The foundation of the master's curriculum rests on two mutually enhancing "core" dimensions: counseling knowledge and skills and knowledge and skills concerning the college student population and the student affairs profession.From these perspectives, skills are developed to enable the graduates of the concentration to effect developmental changes for individuals, groups, and environments.  The course work is in itself developmental.  For example, individual differences are affirmed and a developmentally appropriate sequence is followed to facilitate the learning of specific competencies. The curriculum also emphasizes skills in assessment and research.

The Master of Arts (M.A.) or Master of Education (M.Ed.) degree recipient will have professional entry-level competencies in each of the following areas:

1.   defining the role and functions of student affairs work in higher education;

3.     interpreting research significant to the profession and conducting related research;

4.     identifying factors affecting human and organizational behavior;

5.     translating theoretical knowledge about the development of organizations and individuals into meaningful practices of the profession: counseling, instruction, supervision, program design, administration, and research;

6.     developing multicultural competence and social justice perspective to engage with diverse students with effectiveness and confidence;

7.     developing and incorporating skills in the areas of program assessment, design, implementation, and evaluation as appropriate for individuals, student services offices, and organizations.

Individuals who complete the master’s curriculum are prepared to seek employment in a variety of student affairs settings such as: student activities centers, academic advising offices, career planning and placement centers, offices of resident life, orientation, commuter affairs, multicultural centers, college unions, and counseling centers at community colleges and smaller colleges and universities. Students may also continue their studies and earn a doctorate in higher education administration, student affairs administration, counseling psychology, counselor education, and numerous other fields.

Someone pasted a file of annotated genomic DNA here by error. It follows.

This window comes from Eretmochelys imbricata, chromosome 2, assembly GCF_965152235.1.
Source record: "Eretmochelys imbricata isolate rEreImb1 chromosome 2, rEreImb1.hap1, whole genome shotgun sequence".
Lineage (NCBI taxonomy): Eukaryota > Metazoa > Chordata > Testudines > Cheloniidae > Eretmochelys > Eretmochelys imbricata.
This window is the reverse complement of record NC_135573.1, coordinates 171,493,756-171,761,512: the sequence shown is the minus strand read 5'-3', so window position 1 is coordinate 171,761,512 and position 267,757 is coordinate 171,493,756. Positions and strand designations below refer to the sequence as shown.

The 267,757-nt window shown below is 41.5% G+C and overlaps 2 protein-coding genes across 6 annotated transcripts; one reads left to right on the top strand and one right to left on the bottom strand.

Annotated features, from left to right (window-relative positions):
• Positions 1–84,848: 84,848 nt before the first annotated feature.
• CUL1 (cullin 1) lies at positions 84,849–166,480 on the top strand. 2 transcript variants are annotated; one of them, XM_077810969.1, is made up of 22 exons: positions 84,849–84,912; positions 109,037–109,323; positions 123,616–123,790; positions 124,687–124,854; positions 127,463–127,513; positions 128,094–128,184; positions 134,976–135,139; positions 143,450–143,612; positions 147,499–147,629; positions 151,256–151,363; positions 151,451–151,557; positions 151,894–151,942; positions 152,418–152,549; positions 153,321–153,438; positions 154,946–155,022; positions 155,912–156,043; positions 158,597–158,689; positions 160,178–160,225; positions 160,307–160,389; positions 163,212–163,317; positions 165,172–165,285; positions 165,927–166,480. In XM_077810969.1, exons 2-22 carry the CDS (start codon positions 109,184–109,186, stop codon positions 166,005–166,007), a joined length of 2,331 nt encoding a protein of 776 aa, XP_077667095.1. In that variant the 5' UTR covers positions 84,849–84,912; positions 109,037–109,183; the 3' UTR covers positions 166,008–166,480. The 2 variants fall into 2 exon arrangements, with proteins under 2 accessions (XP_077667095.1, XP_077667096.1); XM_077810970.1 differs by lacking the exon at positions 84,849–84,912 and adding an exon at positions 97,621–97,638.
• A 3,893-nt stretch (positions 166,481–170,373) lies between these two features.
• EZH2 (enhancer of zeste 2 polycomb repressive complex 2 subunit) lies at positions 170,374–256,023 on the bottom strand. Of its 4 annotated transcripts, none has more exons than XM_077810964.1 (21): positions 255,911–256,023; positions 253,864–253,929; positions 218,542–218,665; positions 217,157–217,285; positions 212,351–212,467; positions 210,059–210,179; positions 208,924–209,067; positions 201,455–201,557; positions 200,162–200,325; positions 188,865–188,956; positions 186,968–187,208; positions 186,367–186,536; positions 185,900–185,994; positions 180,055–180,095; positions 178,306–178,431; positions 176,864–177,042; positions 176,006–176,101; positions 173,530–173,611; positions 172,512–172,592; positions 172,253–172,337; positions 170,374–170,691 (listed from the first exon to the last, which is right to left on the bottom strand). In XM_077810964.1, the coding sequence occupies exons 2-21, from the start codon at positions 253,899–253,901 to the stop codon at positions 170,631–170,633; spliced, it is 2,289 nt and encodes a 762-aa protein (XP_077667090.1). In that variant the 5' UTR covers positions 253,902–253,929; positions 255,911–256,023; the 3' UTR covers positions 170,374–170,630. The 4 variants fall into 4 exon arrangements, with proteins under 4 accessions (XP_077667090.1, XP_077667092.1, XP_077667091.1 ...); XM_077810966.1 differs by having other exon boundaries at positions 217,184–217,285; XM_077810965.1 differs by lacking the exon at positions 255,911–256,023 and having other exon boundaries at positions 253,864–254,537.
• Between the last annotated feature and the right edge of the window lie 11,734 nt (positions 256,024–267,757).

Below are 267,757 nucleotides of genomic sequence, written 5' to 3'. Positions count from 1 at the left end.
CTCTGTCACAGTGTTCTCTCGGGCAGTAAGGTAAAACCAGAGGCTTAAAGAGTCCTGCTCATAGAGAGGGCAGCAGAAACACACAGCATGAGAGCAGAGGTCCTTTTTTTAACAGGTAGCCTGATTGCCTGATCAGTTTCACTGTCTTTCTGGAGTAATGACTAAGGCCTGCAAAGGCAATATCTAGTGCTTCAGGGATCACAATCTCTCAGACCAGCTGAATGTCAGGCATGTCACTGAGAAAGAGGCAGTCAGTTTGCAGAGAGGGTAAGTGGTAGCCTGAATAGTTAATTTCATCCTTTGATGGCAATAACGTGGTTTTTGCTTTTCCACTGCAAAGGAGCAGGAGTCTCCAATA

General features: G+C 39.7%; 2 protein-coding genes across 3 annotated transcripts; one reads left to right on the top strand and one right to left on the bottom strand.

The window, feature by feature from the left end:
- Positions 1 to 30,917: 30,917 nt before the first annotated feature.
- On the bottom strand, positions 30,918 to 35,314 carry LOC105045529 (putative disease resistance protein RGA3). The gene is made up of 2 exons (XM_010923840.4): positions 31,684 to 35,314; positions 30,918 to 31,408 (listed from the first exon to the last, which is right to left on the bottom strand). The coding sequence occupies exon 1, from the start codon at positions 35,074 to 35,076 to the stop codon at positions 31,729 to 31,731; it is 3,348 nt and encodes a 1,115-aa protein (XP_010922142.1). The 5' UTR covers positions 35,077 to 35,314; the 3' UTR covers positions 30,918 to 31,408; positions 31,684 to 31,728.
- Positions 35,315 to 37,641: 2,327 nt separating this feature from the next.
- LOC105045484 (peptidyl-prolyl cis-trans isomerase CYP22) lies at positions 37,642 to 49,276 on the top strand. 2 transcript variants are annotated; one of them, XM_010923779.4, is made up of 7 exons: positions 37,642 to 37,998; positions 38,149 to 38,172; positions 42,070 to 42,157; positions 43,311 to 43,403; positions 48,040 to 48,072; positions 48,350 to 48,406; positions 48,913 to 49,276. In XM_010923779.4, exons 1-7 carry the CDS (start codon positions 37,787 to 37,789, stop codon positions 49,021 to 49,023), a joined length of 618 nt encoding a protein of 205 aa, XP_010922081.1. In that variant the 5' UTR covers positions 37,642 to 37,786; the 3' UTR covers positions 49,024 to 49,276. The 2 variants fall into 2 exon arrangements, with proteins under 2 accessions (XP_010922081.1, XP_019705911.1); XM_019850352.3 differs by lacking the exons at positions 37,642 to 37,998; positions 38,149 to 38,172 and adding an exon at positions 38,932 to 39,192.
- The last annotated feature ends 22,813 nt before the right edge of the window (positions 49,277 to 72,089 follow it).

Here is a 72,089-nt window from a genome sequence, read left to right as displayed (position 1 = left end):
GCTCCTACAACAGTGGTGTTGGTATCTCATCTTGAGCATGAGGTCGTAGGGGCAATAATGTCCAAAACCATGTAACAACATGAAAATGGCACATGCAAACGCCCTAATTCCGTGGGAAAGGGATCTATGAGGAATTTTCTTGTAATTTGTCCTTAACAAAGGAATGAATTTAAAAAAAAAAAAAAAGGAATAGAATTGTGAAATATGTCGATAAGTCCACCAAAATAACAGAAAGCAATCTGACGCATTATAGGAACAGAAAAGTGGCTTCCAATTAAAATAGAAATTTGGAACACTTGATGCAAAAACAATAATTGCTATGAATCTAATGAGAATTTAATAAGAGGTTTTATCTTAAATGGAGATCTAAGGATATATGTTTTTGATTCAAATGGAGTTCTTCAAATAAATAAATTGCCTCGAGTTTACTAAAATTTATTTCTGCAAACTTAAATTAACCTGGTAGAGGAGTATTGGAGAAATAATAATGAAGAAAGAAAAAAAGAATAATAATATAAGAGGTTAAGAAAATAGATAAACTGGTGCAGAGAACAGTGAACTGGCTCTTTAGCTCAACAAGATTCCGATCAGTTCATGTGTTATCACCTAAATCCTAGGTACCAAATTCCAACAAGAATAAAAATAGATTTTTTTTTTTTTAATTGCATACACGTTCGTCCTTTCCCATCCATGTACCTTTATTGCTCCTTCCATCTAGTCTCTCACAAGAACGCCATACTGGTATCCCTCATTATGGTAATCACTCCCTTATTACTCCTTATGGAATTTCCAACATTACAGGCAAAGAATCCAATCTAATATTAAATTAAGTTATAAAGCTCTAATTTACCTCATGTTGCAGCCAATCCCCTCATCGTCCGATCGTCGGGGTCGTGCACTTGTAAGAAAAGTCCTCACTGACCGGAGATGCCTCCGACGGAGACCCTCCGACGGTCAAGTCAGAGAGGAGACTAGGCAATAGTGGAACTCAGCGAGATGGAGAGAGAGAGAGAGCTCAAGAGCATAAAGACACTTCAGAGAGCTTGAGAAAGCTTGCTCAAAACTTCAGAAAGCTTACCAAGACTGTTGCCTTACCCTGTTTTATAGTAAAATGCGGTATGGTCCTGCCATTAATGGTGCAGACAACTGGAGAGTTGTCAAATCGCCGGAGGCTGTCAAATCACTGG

Dr. Kimberly Griffin, Program Director (kgriffin.umd@gmail.com)

Dr. Julie Park, Admission Director (parkjj@umd.edu)

Kristen Rupert, Graduate Assistant (sagrad-ga@umd.edu)

Carol Scott, Coordinator (cscott18@umd.edu)

Academic deadlines are provided by the Office of the Registrar for the academic year. Students should refer to the deadlines listed in Important Dates  prior to the beginning of the degree completion semester.  

Students should check with their Department or Program for any deadlines it may have.  Please contact:

Carol Scott, Coordinator of Graduate Studies
Counseling, Higher Education, and Special Education
(301) 405-8384

HANDBOOKS

The student affairs program handbook is available here

Visit the Department of Counseling, High Education and Special Education program handbooks and forms page.

The Graduate Student Life Handbook provides information on academics, campus resources, finances, health, job opportunities, and information on how to get involved as a graduate student. 

POLICY

Graduate students in the College of Education are responsible for meeting University and the Graduate School policy, and for meeting Program requirements.   The Graduate Catalog  is the official listing of Policiesgoverning graduate education at the University of Maryland.  The schedule adjustment policy is available from the Office of the Registrar and provides information on adding and dropping courses, penalties, and refund schedules.

FORMS

Graduate students are required to submit various forms at specific points in the program and as part of the degree clearance process.  Please refer to Steps Toward Graduation to determine the steps and forms that are required.  Click here to access forms used by graduate students.